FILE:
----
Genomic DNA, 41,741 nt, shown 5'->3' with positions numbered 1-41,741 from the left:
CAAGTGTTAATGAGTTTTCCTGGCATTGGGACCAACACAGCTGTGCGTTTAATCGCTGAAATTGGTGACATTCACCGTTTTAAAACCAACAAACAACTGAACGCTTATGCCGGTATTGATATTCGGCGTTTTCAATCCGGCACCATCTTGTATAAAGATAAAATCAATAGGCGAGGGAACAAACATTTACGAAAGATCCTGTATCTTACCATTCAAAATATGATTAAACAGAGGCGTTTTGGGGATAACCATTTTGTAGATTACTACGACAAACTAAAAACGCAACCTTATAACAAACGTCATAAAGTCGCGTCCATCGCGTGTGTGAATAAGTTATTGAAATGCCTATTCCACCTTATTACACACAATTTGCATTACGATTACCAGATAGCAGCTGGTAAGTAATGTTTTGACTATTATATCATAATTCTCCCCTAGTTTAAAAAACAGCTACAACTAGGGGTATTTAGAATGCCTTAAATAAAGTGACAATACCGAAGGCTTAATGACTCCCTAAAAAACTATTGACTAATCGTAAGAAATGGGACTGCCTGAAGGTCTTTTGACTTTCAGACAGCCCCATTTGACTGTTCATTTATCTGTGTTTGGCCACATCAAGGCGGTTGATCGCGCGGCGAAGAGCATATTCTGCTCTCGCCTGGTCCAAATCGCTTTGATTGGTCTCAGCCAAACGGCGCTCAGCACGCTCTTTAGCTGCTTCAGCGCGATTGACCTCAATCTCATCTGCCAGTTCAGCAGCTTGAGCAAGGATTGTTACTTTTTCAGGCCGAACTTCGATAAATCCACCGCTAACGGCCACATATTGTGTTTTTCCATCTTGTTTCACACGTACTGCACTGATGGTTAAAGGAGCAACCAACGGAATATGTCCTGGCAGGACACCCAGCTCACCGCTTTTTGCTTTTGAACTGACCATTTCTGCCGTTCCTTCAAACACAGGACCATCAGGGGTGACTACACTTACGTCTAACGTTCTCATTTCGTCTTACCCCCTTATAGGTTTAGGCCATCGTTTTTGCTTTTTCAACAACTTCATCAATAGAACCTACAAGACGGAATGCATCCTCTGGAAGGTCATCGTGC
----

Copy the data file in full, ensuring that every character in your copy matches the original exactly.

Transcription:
Genomic DNA, 41,741 nt, shown 5'->3' with positions numbered 1-41,741 from the left:
CAAGTGTTAATGAGTTTTCCTGGCATTGGGACCAACACAGCTGTGCGTTTAATCGCTGAAATTGGTGACATTCACCGTTTTAAAACCAACAAACAACTGAACGCTTATGCCGGTATTGATATTCGGCGTTTTCAATCCGGCACCATCTTGTATAAAGATAAAATCAATAGGCGAGGGAACAAACATTTACGAAAGATCCTGTATCTTACCATTCAAAATATGATTAAACAGAGGCGTTTTGGGGATAACCATTTTGTAGATTACTACGACAAACTAAAAACGCAACCTTATAACAAACGTCATAAAGTCGCGTCCATCGCGTGTGTGAATAAGTTATTGAAATGCCTATTCCACCTTATTACACACAATTTGCATTACGATTACCAGATAGCAGCTGGTAAGTAATGTTTTGACTATTATATCATAATTCTCCCCTAGTTTAAAAAACAGCTACAACTAGGGGTATTTAGAATGCCTTAAATAAAGTGACAATACCGAAGGCTTAATGACTCCCTAAAAAACTATTGACTAATCGTAAGAAATGGGACTGCCTGAAGGTCTTTTGACTTTCAGACAGCCCCATTTGACTGTTCATTTATCTGTGTTTGGCCACATCAAGGCGGTTGATCGCGCGGCGAAGAGCATATTCTGCTCTCGCCTGGTCCAAATCGCTTTGATTGGTCTCAGCCAAACGGCGCTCAGCACGCTCTTTAGCTGCTTCAGCGCGATTGACCTCAATCTCATCTGCCAGTTCAGCAGCTTGAGCAAGGATTGTTACTTTTTCAGGCCGAACTTCGATAAATCCACCGCTAACGGCCACATATTGTGTTTTTCCATCTTGTTTCACACGTACTGCACTGATGGTTAAAGGAGCAACCAACGGAATATGTCCTGGCAGGACACCCAGCTCACCGCTTTTTGCTTTTGAACTGACCATTTCTGCCGTTCCTTCAAACACAGGACCATCAGGGGTGACTACACTTACGTCTAACGTTCTCATTTCGTCTTACCCCCTTATAGGTTTAGGCCATCGTTTTTGCTTTTTCAACAACTTCATCAATAGAACCTACAAGACGGAATGCATCCTCTGGAAGGTCATCGTGC